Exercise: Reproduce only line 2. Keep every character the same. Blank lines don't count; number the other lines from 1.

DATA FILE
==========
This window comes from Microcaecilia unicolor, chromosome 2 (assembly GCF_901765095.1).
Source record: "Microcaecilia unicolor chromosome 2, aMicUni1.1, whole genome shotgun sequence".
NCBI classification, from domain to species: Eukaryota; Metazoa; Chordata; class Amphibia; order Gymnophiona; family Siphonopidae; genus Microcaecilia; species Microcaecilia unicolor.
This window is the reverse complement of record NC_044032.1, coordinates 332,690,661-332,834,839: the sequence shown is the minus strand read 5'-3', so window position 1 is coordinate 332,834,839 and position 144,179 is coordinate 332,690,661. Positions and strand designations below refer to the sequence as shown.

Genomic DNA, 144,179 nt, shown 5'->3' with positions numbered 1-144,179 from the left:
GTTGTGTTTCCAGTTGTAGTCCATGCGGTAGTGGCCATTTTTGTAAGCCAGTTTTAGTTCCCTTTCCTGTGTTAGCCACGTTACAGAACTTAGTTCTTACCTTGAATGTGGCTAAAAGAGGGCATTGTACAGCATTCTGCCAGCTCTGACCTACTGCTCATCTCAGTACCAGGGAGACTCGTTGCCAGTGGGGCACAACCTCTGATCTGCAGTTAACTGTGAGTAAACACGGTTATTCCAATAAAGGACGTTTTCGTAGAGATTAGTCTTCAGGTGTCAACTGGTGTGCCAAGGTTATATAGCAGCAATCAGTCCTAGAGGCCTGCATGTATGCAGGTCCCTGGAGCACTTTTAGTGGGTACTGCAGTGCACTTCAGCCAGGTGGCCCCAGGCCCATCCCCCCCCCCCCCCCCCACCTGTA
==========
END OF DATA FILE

Source record: "Microcaecilia unicolor chromosome 2, aMicUni1.1, whole genome shotgun sequence".